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Researchers have called for users to patch and upgrade their vulnerable software as soon as possible after three severe vulnerabilities were found in libarchive, a widely-used open source compression library.

The libarchive programming library was originally developed for the FreeBSD project but is now used by software coders around the world to provide real-time access to a wide range of compressed file formats – including zip, tar, 7z, cab, and many more.

The risk, explain security researchers at Cisco Talos, is that malicious attackers could create boobytrapped archive files that exploit one of the three newly discovered vulnerabilities in order to execute unauthorized malicious code on a user’s computer. All an attacker would need to do is send a poisoned archive file to their intended target.

And as libarchive is used by a number of file and package managers included in Linux and BSD systems, as well as security tools and file browsers including tools running on OS X and Chrome OS, it isn’t necessarily trivial to ensure that your system is completely patched.

In a blog post, Cisco Talos researchers summarized the problem neatly:

“Writing secure code can be difficult. The root cause of these libarchive vulnerabilities is a failure to properly validate input – data being read from a compressed file. Sadly, these types of programming errors occur over, and over again. When vulnerabilities are discovered in a piece of software such as libarchive, many third-party programs that rely on, and bundle libarchive are affected. These are what are known as common mode failures, which enable attackers to use a single attack to compromise many different programs/systems. Users are encouraged to patch all relevant programs as quickly as possible.”

The Cisco blog post provides detailed information about each of the three vulnerabilities.

They are:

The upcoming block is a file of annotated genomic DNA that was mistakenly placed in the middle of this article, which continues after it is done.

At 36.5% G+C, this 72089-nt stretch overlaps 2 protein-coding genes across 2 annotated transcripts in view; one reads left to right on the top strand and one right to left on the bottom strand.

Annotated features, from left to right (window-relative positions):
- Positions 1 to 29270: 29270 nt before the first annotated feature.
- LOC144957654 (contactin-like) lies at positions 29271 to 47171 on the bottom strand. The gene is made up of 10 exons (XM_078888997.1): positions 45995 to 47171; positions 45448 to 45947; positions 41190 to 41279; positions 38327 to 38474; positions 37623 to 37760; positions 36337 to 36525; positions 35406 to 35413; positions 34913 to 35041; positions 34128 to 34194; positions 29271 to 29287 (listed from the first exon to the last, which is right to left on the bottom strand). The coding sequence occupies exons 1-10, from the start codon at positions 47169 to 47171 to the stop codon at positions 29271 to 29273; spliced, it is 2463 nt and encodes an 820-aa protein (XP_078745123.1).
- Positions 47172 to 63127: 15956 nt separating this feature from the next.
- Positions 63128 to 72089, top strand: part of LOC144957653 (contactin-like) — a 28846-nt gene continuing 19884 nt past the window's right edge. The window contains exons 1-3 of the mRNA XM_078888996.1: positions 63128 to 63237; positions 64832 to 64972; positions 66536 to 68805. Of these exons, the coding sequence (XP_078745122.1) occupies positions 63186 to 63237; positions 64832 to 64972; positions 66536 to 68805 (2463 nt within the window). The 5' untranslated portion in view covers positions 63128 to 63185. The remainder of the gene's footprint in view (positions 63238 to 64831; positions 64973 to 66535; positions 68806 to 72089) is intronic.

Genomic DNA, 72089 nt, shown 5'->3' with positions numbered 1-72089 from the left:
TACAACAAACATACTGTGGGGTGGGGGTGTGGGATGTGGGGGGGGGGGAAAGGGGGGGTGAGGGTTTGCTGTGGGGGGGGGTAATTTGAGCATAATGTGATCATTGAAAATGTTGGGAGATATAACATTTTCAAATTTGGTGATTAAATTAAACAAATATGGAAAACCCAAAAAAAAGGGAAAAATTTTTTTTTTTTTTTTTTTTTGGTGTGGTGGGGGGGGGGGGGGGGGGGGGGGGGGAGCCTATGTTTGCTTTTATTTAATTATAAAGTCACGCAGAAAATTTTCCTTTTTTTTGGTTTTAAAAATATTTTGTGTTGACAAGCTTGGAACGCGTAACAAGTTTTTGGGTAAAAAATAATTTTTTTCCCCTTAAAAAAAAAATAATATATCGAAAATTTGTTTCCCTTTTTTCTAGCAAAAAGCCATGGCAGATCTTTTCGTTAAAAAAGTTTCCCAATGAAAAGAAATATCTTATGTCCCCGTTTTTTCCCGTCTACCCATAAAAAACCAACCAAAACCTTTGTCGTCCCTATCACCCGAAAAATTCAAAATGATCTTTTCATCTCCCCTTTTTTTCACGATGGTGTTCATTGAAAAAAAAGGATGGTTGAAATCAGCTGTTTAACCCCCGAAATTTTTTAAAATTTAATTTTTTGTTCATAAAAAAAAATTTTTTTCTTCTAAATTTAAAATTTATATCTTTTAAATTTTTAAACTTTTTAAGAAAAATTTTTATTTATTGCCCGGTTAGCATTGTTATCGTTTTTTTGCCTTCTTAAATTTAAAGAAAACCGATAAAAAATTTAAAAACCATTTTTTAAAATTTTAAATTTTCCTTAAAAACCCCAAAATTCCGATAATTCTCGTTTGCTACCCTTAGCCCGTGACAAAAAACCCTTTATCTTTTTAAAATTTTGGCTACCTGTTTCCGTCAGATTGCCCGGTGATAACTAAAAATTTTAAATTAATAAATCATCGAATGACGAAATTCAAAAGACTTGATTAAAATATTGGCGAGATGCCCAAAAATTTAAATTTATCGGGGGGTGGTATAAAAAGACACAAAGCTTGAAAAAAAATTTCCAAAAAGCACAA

• CVE-2016-4300 – where a specially crafted 7-Zip file can cause an integer overflow, resulting in subsequent memory corruption and code execution
  • CVE-2016-4301 – where buggy code permits an attacker to cause a stack-based buffer overflow
  • CVE-2016-4302 – a heap overflow in the libarchive RAR restartmodel

Buggy code

Fortunately, the researchers (who also found serious vulnerabilities in the 7-Zip file archiving code a month ago) responsibly disclosed details of the vulnerabilities to libarchive’s maintainers, and patches for the library have been released.

However, it’s inevitable that it will take time for the fixes to make their way into the many third-party tools that use the library, as often coders are lax in tracking vulnerability announcements in the in the code they are relying upon.

The problem is compounded by the fact that the issue also impacts vendor hardware – including switches and routers – which have embedded the libarchive library as well. In short, updates are going to be trickling through for quite some time.

When it comes to the crunch, all we can do is hope that vendors and software developers impacted by the libarchive flaws update their products as quickly as possible, and alert users to the need to update their systems.

Otherwise, there is a very real danger that online criminals could exploit the flaws for their own advantage.


Editor’s Note: The opinions expressed in this guest author article are solely those of the contributor, and do not necessarily reflect those of Tripwire, Inc.